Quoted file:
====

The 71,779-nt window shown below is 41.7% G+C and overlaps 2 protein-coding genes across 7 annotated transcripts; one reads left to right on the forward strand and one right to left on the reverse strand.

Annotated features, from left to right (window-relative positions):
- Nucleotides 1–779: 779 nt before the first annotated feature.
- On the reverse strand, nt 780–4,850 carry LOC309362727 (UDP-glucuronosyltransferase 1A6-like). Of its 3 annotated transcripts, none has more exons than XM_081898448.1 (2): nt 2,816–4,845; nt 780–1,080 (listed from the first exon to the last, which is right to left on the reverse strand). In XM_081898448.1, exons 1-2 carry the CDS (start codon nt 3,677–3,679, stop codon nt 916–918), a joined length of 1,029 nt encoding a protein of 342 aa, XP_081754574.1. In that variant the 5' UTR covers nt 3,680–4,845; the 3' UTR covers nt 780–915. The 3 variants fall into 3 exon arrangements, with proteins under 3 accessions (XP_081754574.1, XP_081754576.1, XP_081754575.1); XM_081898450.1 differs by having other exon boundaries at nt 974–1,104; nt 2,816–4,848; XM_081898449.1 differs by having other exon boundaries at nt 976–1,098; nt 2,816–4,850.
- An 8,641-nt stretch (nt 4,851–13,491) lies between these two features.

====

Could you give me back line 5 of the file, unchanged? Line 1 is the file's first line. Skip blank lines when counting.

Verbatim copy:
- An 8,641-nt stretch (nt 4,851–13,491) lies between these two features.